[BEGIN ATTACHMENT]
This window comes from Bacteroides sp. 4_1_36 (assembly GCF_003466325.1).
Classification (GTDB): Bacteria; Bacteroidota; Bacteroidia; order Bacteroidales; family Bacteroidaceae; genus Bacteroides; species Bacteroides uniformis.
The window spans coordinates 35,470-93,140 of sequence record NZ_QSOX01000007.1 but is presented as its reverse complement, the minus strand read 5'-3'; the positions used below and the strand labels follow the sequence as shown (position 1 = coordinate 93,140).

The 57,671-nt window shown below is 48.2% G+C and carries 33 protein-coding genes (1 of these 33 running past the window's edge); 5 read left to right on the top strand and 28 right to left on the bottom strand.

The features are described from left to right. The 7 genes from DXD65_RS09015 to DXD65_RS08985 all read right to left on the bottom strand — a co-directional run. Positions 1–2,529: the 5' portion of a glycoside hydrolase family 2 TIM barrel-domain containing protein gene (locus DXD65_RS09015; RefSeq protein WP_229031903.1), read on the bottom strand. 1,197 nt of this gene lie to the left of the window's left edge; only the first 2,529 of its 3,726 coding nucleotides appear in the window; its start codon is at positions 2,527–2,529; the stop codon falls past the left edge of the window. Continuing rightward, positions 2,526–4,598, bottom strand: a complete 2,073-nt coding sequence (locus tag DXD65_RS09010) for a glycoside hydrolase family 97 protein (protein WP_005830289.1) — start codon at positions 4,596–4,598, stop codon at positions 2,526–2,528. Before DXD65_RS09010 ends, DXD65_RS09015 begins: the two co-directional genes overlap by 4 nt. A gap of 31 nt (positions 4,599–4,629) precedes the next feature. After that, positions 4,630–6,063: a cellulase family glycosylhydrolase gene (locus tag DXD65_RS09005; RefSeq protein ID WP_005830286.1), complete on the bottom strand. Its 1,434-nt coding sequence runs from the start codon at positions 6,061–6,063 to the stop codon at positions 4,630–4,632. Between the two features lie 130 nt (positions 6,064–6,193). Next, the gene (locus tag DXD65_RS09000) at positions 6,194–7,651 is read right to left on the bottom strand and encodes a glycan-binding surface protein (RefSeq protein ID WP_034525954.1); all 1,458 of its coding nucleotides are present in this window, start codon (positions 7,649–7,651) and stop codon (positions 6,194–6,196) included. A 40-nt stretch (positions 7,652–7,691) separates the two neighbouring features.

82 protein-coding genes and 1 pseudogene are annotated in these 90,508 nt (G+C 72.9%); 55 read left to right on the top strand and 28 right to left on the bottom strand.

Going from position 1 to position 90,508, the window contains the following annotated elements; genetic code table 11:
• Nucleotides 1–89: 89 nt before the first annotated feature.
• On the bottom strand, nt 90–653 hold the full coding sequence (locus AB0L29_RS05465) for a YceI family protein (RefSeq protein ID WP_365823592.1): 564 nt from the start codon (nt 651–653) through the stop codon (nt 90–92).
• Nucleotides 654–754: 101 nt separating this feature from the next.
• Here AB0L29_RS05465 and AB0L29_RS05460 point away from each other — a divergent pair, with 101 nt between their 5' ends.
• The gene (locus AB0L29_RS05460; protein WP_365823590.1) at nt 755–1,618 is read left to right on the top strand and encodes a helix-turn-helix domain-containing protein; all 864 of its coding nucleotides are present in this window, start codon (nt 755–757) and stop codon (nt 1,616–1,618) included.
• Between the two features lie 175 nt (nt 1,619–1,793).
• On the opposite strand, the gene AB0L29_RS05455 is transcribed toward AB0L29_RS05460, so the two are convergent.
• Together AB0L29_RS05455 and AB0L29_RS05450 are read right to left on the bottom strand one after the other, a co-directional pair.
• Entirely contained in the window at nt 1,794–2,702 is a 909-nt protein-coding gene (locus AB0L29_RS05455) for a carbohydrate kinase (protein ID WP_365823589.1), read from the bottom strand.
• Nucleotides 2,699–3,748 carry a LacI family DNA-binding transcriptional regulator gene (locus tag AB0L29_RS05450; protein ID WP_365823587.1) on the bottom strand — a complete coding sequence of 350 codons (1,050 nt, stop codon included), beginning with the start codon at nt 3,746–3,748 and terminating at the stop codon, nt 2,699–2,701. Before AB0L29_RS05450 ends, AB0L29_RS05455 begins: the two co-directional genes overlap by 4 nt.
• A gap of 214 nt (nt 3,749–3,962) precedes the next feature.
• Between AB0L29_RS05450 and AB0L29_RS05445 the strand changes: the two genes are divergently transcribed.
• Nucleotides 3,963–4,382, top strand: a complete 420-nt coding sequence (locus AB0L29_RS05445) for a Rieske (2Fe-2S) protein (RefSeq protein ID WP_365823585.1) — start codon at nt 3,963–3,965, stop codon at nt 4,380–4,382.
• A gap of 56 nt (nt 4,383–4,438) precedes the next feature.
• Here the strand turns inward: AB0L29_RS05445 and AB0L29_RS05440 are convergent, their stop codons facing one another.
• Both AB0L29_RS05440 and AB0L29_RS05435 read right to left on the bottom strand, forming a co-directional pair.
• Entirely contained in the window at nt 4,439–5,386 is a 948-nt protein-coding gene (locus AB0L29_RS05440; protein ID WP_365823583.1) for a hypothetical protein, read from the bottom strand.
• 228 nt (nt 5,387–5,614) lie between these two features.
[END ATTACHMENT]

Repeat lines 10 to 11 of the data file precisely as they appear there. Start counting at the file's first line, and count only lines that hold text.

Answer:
• Nucleotides 654–754: 101 nt separating this feature from the next.
• Here AB0L29_RS05465 and AB0L29_RS05460 point away from each other — a divergent pair, with 101 nt between their 5' ends.